Equity and the “whole-child” approach (the practice of addressing students’ safety, health and social and emotional concerns along with academics needs) to educating students are anchors of the strategic plan.
The plan has three broad goals: Elimination of opportunity gaps; improving school and district performance and increasing educator preparedness to meet the needs of every student.
So what exactly is an opportunity gap? The Strategic Planning Committee defines it as the disparity in access to quality schools and resources need for a child to be successful.
Davis noted that such gaps were forged over the course of 400 years during a time when African Americans and other minority groups were denied access to educational opportunities and reaped limited benefits as the nation prospered and grew wealthy.
“This is our intentional effort to push back on those forces and to do things to create a necessary change so that every student in North Carolina gets the education we need them to have and they deserve,” Davis said of the strategic plan.
He noted the similarities between some elements in a one-year update given by leaders of the state’s “renewal school district,” Rowan-Salisbury School System.
The district was granted renewal school district status a year ago because it had the highest percentage of “restart” schools in the state. Such districts are given “charter-like” flexibility as part of a strategy to improve student outcomes.
“When Rowan-Salisbury gave their report, they touched on the very elements of the [strategic] plan; access and opportunity across racial, economic and geographic [lines],” Davis said.
He said the plan’s success will be determined by whether North Carolina gets to the point “where there’s no discernible difference in the academic achievement of our students across racial, ethnic, geographic, economic or any other type of line.”
Matthew Bristow-Smith, the 2019 Principal of the Year from Edgecombe County, said the “clarity and salience” of the three goals will make it easy for local school districts to align their strategic plans with the state plan.
“I think all three of the goals speak to major initiatives in every LEA [Learning Education Agency or school district] in our state,” Bristow-Smith.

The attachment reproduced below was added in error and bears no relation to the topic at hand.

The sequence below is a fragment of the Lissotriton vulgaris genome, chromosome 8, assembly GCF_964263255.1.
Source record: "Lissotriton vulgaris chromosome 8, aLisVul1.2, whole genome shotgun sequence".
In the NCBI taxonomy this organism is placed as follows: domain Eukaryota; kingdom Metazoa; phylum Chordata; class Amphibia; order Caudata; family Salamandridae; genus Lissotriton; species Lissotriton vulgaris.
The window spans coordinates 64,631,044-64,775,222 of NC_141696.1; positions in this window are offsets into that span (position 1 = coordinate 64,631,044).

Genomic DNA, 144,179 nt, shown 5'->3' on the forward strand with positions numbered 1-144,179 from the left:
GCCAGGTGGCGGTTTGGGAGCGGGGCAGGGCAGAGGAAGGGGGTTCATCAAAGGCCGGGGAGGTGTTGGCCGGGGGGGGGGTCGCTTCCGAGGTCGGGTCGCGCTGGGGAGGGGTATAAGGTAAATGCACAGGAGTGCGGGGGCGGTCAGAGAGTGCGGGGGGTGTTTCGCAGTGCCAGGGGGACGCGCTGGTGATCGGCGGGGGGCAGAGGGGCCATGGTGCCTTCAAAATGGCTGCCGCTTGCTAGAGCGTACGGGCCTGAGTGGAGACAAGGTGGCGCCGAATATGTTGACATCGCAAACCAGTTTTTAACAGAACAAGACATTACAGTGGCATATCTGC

Other aspects of the plan
In addition to its embrace of equity an overarching principle, the plan sets some concrete goals as well. These include increasing the percentage of students proficient in math by subgroup, increasing the percentage of students proficient in reading by the end of the third-grade, increasing the number of schools meeting or exceeding growth measures by subgroup and increasing the number of charter schools meeting or exceeding academic, operational and financial goals.
It also focuses on better preparing teachers to meet the demands of a student population that’s becoming increasingly diverse. Slightly more than half of the state’s 1.5 million students are nonwhite.
The plan calls for increasing the number of culturally-relevant and equity-focused resources for teachers, increasing the number of mentors available to beginning teachers, strengthening relationships between colleges and universities that train educators and school districts and increasing opportunities for teacher engagement inside and outside of school.
Notably absent from the plan are any general statements about public school funding. Although the plan identifies some specific areas in which the board would increase funding (e.g. school mental health professionals, school meals, teacher training in “restorative justice,” and ACT preparation for 11th graders) the plan is essentially silent on high-profile funding issues like educator salaries, the state’s $8 billion facilities need or the fact that overall per pupil spending in the state remains below pre-Great Recession levels.